Intel unveil world’s densest and ‘totally silent’ SSD

Whilst the use of SSDs in data centres is certainly growing (we've recovered data from thousands of enterprise SSDs), their lower power consumption and cooling costs are still offset by the fact that they store less data than enterprise HDDs and are more expensive. But could that be about to change?

Intel have unveiled an SSD capable of storing 32TBs of data (three times the amount of data held in the U.S. congressional library, according to their press release) and that produces no sound whatsoever.

The Intel® SSD DC P4500 also utilises a dramatically different design to previous SSDs: it’s roughly the size of a 12-inch ruler (the type many readers might remember using in school). This new format – which allows data centres to utilise more drives within each server and also further reduces cooling costs – has been expected since the end of 2017 but is only now making its debut.

By utilising Intel’s latest 3D NAND technology, the drive offers previously unobtainable storage density. Thanks to this innovation, Intel have been able to stack memory cells on top of one another in several extremely thin layers. In fact, this drive packs an extremely impressive 64 layers of memory cells into this device. As 32 can be lined up side-by-side, a single server that uses these drives can hold up to one petabyte of data.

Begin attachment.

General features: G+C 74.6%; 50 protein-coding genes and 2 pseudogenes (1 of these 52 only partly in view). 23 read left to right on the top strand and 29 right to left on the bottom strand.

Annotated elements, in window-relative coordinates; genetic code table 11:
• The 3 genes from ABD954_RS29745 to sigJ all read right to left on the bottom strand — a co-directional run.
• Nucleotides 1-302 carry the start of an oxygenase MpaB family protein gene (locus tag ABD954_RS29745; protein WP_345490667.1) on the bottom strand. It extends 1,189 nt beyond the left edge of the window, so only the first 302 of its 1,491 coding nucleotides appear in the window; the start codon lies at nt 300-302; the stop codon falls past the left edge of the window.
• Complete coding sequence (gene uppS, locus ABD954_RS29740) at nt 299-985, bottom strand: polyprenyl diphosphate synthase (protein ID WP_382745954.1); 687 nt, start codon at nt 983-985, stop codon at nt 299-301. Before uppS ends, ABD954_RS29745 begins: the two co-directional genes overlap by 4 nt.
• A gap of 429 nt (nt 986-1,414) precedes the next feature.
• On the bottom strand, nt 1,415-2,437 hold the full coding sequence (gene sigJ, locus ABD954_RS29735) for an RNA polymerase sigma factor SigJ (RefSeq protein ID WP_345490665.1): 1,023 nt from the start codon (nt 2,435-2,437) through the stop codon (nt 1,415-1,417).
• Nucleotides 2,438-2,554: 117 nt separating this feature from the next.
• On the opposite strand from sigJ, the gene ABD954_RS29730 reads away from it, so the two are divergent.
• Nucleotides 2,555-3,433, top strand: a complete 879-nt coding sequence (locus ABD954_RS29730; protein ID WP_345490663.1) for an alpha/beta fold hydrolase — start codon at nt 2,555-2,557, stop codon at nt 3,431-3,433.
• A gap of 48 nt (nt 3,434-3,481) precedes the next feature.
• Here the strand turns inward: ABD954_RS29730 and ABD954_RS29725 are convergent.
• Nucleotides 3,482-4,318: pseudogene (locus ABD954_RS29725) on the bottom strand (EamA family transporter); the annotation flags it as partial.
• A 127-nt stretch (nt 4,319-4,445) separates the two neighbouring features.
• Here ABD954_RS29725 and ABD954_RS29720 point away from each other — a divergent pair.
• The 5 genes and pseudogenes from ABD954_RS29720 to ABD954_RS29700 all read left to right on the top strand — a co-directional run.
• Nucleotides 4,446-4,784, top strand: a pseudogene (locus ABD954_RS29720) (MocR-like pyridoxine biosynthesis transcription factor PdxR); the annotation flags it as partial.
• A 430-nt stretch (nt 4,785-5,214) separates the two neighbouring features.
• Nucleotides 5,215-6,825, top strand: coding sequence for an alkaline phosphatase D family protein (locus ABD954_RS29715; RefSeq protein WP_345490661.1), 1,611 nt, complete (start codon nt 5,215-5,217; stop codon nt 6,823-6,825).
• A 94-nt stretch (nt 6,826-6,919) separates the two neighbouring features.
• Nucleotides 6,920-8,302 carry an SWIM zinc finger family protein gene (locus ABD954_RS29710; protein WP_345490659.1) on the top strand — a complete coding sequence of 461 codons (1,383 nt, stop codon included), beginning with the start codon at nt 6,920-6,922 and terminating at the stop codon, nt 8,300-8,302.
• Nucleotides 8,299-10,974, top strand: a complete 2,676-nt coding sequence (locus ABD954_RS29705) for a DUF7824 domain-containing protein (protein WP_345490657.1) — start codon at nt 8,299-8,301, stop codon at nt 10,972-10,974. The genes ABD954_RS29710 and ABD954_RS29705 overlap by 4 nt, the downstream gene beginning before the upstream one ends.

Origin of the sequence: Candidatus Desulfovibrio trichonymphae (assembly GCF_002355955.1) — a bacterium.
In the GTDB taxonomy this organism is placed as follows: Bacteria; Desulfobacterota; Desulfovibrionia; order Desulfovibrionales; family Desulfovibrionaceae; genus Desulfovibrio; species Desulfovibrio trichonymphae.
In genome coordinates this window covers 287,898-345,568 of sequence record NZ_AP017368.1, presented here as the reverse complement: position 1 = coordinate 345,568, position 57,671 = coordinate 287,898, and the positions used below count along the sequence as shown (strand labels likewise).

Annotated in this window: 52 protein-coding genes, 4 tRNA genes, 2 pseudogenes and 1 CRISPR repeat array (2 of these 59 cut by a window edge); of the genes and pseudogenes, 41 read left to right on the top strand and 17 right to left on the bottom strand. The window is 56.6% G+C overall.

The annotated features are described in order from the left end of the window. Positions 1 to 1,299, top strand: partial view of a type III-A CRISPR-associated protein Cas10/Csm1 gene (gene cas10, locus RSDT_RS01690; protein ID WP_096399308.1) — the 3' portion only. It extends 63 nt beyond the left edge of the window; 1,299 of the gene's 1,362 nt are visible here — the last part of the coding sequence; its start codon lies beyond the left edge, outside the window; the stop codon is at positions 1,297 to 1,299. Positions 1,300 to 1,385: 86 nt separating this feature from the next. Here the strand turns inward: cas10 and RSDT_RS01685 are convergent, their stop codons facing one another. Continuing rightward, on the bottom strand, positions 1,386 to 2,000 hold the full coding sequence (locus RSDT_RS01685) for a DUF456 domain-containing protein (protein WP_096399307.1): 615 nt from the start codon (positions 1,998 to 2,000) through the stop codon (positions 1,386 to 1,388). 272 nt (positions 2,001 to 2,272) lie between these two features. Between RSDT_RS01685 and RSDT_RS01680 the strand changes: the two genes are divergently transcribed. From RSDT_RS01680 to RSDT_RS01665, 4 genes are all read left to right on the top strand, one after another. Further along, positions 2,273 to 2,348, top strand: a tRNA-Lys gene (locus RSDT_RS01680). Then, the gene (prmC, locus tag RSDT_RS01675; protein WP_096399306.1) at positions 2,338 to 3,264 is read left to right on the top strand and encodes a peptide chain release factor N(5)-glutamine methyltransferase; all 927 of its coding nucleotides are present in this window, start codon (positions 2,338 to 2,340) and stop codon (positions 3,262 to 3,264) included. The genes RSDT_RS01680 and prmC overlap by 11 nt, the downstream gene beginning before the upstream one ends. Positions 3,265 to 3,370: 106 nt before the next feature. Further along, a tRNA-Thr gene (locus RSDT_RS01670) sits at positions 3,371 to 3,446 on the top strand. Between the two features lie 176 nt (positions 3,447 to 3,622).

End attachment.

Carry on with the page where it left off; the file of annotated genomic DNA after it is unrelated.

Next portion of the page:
Additionally, the company have claimed that air conditioning is now the biggest cost accrued by data centres worldwide, noting that their latest drive produces significantly less heat than traditional hard drives, meaning that it can be kept cool with half of the air flow typically required to cool a hard drive. These drives, Intel claims, also use a tenth of the power and require just a twentieth of the space of a standard spinning drive.

Could this be the death of the HDD?

Whilst this development could well mean that reduced running costs make SSDs a more practicable solution for data centres, we doubt it’ll result in HDDs becoming completely obsolete.

Hard drives are, in our opinion, still the best option foranyone looking for a high-density backup drive. They’re still considerably cheaper than standard SSDs (though the cost of purchasing one of the latter is expected to fall), whereas drives using 3D NAND technology are certain to be astronomically expensive at first.

Furthermore – and crucially – the press release announcing this new drive makes no reference to how much the DC P4500 will cost and we suspect that it’ll be expensive meaning that the savings it generates will not yet be large enough to justify its cost for some time yet.

Whether you need data held on a HDD, SSD, RAID array or any other media recovered, Fields Data Recovery are here to help. Get in touch with us today.

 

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